White House

Trump triumphs again with conservative judge picks

Curt Levey

President Trump continued to deliver on his campaign promise of putting brilliant conservative judges on the federal courts Monday, announcing his first large batch of nominees.

As was true of Trump's selection of Neil Gorsuch for the Supreme Court, this group of ten nominees confirms the president's stated commitment to appoint judges who will enforce the Constitution’s limits on federal power and its protection of individual liberty.

The large number of openings on the federal courts (150 current vacancies and announced retirements) gives President Trump a historic opportunity to move the federal courts in the right direction – towards constitutionalism and away from judicial activism – in just four years. Fulfilling this opportunity will require a steady stream of judicial nominations from the White House and a brisk pace of hearings in the Senate Judiciary Committee.

By naming ten nominees just four weeks after the White House finished its selection and confirmation of a Supreme Court Justice, President Trump has demonstrated his commitment to speedy judicial nominations. It took President Obama until July of 2009 to name as many nominees.

Conservatives should be especially pleased that President Trump has made the U.S. Courts of Appeal, the most influential courts after the Supreme Court, a priority. Six of the president's first 11 lower court nominations – Amul Thapar was named to the Sixth Circuit in March – are to the Courts of Appeal. By already naming nominees for one quarter of the 24 appeals court openings, Trump is off to a great start.

Of the six appeals court nominees, five are in their forties. Given the lifetime tenure of federal judges, this is important in its own right. It also means that President Trump is quickly expanding the number of young conservative appeals court judges, a pool from which his future Supreme Court appointees will likely be drawn.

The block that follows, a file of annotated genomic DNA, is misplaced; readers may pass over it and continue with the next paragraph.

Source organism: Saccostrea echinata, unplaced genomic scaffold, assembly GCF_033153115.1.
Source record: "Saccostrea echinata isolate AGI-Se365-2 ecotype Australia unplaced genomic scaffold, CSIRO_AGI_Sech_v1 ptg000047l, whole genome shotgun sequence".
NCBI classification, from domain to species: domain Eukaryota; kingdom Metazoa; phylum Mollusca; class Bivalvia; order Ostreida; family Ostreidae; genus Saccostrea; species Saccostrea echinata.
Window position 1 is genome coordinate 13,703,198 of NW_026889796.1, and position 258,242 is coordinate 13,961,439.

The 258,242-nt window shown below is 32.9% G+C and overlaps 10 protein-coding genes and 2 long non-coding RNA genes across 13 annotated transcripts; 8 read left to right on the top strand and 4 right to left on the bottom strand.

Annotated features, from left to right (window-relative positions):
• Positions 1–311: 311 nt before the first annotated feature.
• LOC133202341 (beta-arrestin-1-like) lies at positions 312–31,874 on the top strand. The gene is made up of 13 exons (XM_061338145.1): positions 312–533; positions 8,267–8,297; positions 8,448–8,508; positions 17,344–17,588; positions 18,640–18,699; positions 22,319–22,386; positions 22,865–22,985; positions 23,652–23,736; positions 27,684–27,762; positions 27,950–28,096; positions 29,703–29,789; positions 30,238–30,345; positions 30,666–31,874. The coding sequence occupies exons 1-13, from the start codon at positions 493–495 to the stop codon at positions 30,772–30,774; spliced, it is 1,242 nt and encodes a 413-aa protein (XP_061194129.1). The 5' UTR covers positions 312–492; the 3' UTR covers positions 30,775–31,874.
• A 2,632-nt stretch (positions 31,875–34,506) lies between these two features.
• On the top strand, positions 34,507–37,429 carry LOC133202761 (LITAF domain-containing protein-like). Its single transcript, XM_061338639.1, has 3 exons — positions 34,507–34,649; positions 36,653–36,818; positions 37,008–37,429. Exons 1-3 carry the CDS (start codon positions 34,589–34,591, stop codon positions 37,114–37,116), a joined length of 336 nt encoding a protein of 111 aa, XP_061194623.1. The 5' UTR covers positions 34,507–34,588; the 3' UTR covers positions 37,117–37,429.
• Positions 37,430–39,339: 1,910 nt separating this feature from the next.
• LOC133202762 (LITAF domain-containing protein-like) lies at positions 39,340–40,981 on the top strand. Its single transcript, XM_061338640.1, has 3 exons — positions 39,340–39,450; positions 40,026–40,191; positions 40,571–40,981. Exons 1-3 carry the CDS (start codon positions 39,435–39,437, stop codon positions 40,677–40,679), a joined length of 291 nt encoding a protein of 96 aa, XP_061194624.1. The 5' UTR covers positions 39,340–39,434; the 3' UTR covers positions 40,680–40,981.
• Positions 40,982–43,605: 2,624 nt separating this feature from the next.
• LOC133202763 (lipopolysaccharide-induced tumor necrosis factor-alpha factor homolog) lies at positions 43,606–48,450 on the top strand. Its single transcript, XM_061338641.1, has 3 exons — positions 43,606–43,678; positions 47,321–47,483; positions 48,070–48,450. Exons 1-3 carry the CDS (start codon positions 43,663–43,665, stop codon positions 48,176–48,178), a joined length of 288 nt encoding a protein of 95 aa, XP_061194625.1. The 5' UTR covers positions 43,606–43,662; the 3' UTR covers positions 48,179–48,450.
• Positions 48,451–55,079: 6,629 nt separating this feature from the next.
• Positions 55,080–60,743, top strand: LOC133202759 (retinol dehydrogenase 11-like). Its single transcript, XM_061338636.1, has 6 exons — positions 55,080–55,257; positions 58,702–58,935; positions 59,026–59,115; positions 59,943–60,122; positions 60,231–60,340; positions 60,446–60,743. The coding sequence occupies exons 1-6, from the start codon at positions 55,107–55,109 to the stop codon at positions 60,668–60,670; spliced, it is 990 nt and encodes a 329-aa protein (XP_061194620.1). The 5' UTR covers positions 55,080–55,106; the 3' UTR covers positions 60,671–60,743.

Despite the exceptional qualifications of President Trump's first group of judicial nominees, we cannot assume they will be swiftly confirmed. Senate Democrats, who have promised their base that they will resist Trump at every turn, will be as determined to defeat or slow the confirmation of his lower court nominees as they were to stop Justice Gorsuch.

While Senate Democrats do not have the judicial filibuster at their disposal – Majority Leader Harry Reid saw to that by invoking the nuclear option in 2013 – they are likely to slow the confirmation process by exploiting post-cloture debate time at a record level.

They may even attempt to defeat nominees by abusing the "blue slip" privilege granted to the two senators from each nominee's home state.  Senators love the privilege because it encourages the White House to involve them in the nominee selection process.

Nonetheless, if Democrats turn this consultation into obstruction, Senate Judiciary Chairman Chuck Grassley may be forced to curtail the 100 year old blue slip tradition.

Curt Levey, a constitutional law attorney with the Committee for Justice and FreedomWorks, is a veteran of judicial confirmation battles.